Apple Glass – Apple’s attempt to do a better job of smart glasses than Google – is rumored to be coming in 2021 or 2022 and at a surprisingly competitive $499 if leaker Jon Prosser is to be believed. But that price won’t include prescription lenses which, as glasses wearers will know, can be pretty expensive in their own right.
But now it looks like Apple has a possible long-term solution to fix that problem once and for all: glasses that can adapt to match the user’s prescription requirements. It’s all hidden away in this patent, originally spotted by AppleInsider.
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You have to dig deep to see the application to Apple Glass, as most of the text and images appear to be referring to popping your iPhone into a case worn on the face, as with Google Cardboard. But Apple does mention something that sounds an awful lot like Apple Glass later on: “In one embodiment, the head mounted display apparatus is a single device that includes its own display,” the patent says towards the end of its 29,000 words.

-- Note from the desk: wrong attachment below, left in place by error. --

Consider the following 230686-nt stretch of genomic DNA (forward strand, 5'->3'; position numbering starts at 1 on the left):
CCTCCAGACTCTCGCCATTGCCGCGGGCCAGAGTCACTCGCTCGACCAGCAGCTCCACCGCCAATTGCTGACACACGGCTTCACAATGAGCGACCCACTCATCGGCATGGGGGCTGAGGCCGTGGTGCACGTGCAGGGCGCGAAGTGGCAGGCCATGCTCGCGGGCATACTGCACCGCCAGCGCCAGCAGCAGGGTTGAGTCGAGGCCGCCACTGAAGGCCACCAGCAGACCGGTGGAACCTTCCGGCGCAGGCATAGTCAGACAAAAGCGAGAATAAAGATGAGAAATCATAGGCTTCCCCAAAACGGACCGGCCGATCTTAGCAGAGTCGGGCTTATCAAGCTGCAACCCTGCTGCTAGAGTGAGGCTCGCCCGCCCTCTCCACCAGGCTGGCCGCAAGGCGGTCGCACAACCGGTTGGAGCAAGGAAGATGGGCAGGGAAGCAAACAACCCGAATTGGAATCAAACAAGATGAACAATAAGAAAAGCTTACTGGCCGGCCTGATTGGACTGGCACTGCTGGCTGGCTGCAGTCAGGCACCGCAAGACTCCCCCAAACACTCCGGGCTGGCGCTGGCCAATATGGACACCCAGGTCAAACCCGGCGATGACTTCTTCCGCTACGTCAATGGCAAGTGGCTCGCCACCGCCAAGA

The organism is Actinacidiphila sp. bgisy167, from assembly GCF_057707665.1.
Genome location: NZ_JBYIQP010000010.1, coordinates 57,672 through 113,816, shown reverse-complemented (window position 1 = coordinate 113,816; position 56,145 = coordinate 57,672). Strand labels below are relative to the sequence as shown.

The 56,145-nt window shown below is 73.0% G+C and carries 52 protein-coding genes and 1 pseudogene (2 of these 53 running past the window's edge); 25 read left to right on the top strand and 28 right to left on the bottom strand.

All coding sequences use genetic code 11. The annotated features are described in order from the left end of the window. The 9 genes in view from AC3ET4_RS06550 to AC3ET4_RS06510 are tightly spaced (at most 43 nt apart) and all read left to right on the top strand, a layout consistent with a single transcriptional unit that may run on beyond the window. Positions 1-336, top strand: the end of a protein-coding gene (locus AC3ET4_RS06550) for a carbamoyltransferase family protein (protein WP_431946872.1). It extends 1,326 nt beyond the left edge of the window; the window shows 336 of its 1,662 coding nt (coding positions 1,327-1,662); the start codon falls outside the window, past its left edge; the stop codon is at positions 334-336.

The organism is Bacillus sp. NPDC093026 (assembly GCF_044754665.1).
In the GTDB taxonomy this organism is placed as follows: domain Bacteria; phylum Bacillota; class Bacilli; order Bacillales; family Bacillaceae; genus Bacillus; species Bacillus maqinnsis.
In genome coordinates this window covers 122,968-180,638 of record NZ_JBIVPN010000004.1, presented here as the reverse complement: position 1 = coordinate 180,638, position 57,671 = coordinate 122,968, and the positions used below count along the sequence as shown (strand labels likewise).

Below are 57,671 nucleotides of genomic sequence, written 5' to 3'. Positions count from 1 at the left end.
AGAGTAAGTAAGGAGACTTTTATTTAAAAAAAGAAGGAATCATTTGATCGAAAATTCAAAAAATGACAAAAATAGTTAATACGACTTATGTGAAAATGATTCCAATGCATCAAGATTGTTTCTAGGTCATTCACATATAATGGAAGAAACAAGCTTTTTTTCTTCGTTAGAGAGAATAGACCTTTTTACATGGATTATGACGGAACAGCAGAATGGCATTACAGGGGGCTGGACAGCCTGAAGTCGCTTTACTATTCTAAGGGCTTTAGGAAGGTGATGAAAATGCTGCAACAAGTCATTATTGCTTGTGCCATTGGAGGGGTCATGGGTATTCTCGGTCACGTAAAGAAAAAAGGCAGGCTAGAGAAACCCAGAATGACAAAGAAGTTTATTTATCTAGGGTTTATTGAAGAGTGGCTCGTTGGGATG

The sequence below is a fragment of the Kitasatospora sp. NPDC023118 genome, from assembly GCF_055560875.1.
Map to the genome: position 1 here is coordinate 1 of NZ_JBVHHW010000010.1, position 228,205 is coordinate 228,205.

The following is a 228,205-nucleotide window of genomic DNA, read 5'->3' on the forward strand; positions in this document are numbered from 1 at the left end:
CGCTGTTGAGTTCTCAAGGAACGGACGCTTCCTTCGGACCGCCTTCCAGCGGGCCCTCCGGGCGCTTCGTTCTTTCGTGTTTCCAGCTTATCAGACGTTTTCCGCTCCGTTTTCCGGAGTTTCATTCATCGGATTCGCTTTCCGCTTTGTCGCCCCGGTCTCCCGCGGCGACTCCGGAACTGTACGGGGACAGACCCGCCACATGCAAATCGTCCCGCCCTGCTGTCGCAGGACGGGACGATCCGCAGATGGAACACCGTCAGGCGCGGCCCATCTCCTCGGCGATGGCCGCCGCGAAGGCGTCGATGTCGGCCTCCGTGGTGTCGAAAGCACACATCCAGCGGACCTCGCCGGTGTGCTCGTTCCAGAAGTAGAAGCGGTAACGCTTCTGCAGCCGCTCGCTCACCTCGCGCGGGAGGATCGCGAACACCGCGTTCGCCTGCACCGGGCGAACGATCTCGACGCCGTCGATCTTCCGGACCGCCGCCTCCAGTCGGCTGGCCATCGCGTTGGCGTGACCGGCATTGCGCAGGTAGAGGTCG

So, how does it work? The patent refers to a “coaxial arrangement of lenses” for each eye, with controls that can adjust them to user preference. “The optical subassembly is configured to analyse a viewer's eyes,” the patent explains, with a processor “configured to adjust the optical subassembly based on the analysis.”
Hidden away in that quite plain language is something genuinely revolutionary. Think of it as being like those machines opticians use to test your sight, only much smaller. If a short-sighted person is able to take off their prescription glasses and then put on Apple Glass without everything going blurry, that makes mass adoption considerably more likely.
It also means that a short- or long-sighted buyer could purchase Apple Glass without locking them into a prescription that may well change over time. That in turn opens up the possibility of selling them on, of course.
Given Prosser’s leak mentioned extra cost for prescription lenses, it feels unlikely that the magic of this patent will be applied to the first generation of Apple Glass, so you’re probably looking at 2022, 23 or even 24 before this technology is adopted. And only if it doesn’t ‘do a Google Glass’ and bomb so badly that the company abandons it as a mainstream product.
Plus, there’s the usual health warnings about patents. Companies make them all the time, and not all of them are ever put to work in commercial applications. Apple, for its part, is sitting on a pile of over 90,000 of them.